State to grant The Hermitage ownership of Andrew Jackson’s previously owned land. Land previously owned by U.S. president was sold to state, private owners from 1856–1858
For the first time since 1856, the vast majority of the land U.S. President Andrew Jackson owned at the time of his death will be under one ownership, that of the Andrew Jackson Foundation.The Board of Trustees of the Andrew Jackson Foundation held its regularly scheduled fall meeting on Friday, October 26 on the grounds of The Hermitage. At the conclusion of the meeting, Governor Bill Haslam joined the board for an historic event.
The State of Tennessee has owned approximately 460 acres of land formerly owned by Andrew Jackson. Governor Haslam delivered to current Regent Bob McDonald and Frances Spradley, immediate past Regent, a quitclaim deed, transferring owner ship of the property to the Andrew Jackson Foundation.
In addressing Governor Haslam, Bob McDonald, president and CEO of Lebanon based CedarStone Bank, expressed appreciation to the governor and committed to preserving the legacy and protecting the land of Andrew Jackson with the same determination as the state. “Thank you for placing trust in the foundation with the gift of this land, and we know that with that trust comes responsibility. We take this responsibility very seriously and we will protect the land and legacy of Andrew Jackson with great diligence,” McDonald said. He continued, “just as your predecessors, you will be forever remembered and revered for your action today”.
Governor Haslam’s action is consistent with that of other Tennessee governors in the protection of Andrew Jackson’s land and mansion. Upon the death of Andrew Jackson in 1845, his son lived in the property until 1856, at which time he decided to sell the plantation to pay off debts. He sold half the land to a private party and the mansion and the other half of the land to the State of Tennessee. Governor Andrew Johnson had the vision of purchasing the property to preserve Jackson’s land and legacy. In 1972, Governor Winfield Dunn purchased the other half of the land from a private party to keep it from commercial development. In 1991, Governor Ned McWherter deeded the mansion and half the land to the Ladies’ Hermitage Association, now the Andrew Jackson Foundation. And now with his action, Governor Haslam has deeded the remaining half of the land.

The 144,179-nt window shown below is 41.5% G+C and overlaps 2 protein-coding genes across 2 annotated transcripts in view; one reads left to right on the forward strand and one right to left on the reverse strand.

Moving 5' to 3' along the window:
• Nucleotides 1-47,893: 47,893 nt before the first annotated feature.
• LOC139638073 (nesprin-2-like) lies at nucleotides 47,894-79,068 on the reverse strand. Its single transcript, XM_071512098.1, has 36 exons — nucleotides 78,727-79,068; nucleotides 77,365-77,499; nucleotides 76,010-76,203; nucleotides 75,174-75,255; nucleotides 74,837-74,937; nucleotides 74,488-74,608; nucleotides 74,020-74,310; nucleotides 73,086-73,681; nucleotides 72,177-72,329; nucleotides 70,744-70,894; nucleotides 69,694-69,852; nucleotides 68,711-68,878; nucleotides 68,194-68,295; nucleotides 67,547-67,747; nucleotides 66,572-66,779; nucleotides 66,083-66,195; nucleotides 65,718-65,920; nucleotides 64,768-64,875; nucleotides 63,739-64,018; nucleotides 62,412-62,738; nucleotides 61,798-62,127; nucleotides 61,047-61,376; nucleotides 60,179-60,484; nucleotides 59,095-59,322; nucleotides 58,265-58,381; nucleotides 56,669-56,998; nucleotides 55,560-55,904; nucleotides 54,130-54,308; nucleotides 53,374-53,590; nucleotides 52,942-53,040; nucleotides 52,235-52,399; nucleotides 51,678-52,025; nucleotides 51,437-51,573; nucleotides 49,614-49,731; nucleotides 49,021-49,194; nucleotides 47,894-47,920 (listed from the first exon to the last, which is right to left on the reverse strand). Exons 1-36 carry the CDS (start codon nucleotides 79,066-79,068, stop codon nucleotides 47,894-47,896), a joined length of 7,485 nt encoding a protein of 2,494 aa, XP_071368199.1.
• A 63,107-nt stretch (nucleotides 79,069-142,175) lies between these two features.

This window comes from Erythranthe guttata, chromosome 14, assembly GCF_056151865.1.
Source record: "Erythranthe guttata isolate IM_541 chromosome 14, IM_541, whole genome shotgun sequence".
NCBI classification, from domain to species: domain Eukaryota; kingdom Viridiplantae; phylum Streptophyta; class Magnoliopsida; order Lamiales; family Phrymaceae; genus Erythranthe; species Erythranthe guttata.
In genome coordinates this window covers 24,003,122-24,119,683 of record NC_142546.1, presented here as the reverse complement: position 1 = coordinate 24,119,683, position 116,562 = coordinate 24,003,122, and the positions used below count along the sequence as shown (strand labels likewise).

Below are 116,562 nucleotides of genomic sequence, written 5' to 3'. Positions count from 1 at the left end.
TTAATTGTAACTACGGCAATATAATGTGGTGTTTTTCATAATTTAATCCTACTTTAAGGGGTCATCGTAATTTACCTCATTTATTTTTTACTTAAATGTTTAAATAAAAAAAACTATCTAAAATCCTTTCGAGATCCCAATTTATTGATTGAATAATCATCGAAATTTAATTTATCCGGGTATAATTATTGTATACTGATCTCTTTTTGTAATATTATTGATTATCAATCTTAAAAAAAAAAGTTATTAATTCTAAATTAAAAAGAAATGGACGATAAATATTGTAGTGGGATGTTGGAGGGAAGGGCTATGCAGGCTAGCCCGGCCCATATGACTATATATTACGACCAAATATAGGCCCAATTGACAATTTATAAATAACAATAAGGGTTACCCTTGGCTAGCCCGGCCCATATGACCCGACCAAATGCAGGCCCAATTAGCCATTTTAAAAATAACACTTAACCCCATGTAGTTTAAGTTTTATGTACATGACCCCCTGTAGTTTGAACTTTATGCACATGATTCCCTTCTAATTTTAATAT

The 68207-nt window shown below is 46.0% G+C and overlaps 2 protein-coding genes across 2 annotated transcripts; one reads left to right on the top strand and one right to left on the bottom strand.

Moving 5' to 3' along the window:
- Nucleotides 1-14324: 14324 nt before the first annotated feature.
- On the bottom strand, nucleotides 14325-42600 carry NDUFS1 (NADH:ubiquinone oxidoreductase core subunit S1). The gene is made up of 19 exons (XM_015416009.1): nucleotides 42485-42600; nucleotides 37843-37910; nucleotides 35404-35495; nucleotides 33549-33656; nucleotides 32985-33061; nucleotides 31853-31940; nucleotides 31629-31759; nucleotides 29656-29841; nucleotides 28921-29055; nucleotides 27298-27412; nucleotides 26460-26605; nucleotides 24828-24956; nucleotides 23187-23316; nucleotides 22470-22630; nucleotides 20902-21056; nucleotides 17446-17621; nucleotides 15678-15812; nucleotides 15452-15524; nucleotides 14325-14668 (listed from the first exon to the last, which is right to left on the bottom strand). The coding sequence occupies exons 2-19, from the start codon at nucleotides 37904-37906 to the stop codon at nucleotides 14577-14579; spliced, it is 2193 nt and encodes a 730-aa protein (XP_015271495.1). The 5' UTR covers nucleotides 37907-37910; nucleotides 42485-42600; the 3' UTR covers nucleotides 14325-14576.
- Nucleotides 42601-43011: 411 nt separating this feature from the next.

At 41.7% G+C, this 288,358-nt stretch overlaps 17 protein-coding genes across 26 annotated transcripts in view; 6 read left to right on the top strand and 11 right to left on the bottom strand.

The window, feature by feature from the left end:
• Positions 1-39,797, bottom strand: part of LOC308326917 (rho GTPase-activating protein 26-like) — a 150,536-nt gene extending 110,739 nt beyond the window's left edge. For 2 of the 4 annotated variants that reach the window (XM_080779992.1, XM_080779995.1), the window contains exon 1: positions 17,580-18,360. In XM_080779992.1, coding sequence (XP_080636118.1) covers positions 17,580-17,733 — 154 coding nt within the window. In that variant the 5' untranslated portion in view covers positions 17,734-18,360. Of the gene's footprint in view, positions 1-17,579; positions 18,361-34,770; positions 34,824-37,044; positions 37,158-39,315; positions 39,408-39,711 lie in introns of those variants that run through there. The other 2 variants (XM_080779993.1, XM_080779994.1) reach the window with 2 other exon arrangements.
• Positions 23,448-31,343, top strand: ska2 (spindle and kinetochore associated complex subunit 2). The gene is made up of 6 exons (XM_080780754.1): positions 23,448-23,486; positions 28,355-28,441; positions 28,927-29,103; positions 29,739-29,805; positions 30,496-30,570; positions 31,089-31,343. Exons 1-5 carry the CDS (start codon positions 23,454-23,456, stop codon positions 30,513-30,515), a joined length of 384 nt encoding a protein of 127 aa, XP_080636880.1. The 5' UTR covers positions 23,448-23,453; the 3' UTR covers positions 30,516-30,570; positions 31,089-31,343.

“Andrew Jackson’s Hermitage is one of the best preserved and most visited presidential homes in the country. We are grateful to Governor Haslam and his administration for their support of this national landmark,” Andrew Jackson Foundation President and CEO Howard J. Kittell said. “The land transfer is much more than a symbolic gesture. It is confidence in the Foundation’s stewardship of these historic lands into the distant future. It will be a great benefit to the visitor experience in years to come. We are excited about what lies ahead for this remarkable site of our nation’s history.”
Andrew Jackson’s Hermitage: Home of the People’s President is one of the largest, most well preserved and most visited presidential homes in the United States. Opened to the public in 1889, The Hermitage is one of America’s first presidential museums. Today, The Hermitage is a 1,120-acre National Historic Landmark with 27 historic buildings, including Jackson’s mansion and tomb, restored slave cabins, a church, and gardens. In recent years, new interpretive initiatives and educational programs such as on the history of slavery have enhanced the experience of the 228,157 visitors in FY 2018. For more information, visit www.thehermitage.com.